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June 1981

Clinicopathologic Correlations in Alibert-type Mycosis Fungoides

Author Affiliations

From the Department of Dermatology, Abraham Lincoln School of Medicine, University of Illinois College of Medicine, Chicago. Dr Eng is now with Loyola University Medical Center, Maywood, Ill.

Arch Dermatol. 1981;117(6):332-337. doi:10.1001/archderm.1981.01650060022016

• Five cases of mycosis fungoides of the Alibert type were studied by taking multiple biopsy specimens at different stages of the disease. Large hyperchromatic, slightly irregular mononuclear cells are the most frequent cells. Ultrastructurally, the cells were only slightly convoluted, had prominent heterochromatin banding at the nuclear membrane, and unremarkable cytoplasmic organelles. Highly convoluted cerebriform nucleated cells were few. Large regular vesicular histiocytes were prominent in the early stages. Ultrastructurally, the cells showed evenly distributed euchromatin. Epidermotrophism was equally as important as Pautrier's abscess as a hallmark of the disease. Stereologic techniques comparing the infiltrate with regard to size and convolution of cells in all stages of mycosis fungoides with infiltrates seen in a variety of benign dermatoses showed no statistically significant differences.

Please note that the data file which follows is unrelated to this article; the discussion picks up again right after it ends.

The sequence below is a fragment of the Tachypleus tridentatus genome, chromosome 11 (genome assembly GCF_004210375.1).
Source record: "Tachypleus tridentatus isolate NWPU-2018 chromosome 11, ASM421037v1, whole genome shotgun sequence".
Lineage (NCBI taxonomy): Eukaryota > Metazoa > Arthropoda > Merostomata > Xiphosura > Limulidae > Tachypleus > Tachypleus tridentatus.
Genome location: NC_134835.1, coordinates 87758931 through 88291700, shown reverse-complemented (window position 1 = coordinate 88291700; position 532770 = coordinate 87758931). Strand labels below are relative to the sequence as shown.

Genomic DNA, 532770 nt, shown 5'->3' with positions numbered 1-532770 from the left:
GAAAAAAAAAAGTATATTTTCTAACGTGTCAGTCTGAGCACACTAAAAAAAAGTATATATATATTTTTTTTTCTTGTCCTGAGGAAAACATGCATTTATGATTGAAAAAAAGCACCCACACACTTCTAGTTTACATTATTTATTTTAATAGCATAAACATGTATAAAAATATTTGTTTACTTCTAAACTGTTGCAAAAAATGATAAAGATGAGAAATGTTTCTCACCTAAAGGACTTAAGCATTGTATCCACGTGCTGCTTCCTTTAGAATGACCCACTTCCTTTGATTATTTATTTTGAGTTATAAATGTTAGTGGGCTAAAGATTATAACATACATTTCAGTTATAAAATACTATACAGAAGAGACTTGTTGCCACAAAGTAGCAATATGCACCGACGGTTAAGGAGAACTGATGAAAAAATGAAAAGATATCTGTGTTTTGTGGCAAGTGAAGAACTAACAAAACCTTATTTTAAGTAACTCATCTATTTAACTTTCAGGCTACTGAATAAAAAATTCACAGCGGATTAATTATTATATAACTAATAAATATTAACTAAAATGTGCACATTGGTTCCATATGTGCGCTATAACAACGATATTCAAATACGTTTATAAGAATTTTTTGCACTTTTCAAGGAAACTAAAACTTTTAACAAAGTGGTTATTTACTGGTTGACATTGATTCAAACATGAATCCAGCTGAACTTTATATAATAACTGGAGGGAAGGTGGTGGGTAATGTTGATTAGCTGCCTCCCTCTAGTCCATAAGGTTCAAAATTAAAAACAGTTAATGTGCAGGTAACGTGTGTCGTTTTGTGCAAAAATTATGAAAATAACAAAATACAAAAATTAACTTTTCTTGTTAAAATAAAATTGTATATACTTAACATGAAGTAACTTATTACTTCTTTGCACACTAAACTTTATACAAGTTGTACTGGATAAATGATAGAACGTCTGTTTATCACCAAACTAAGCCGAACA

(Arch Dermatol 1981;117:332-337)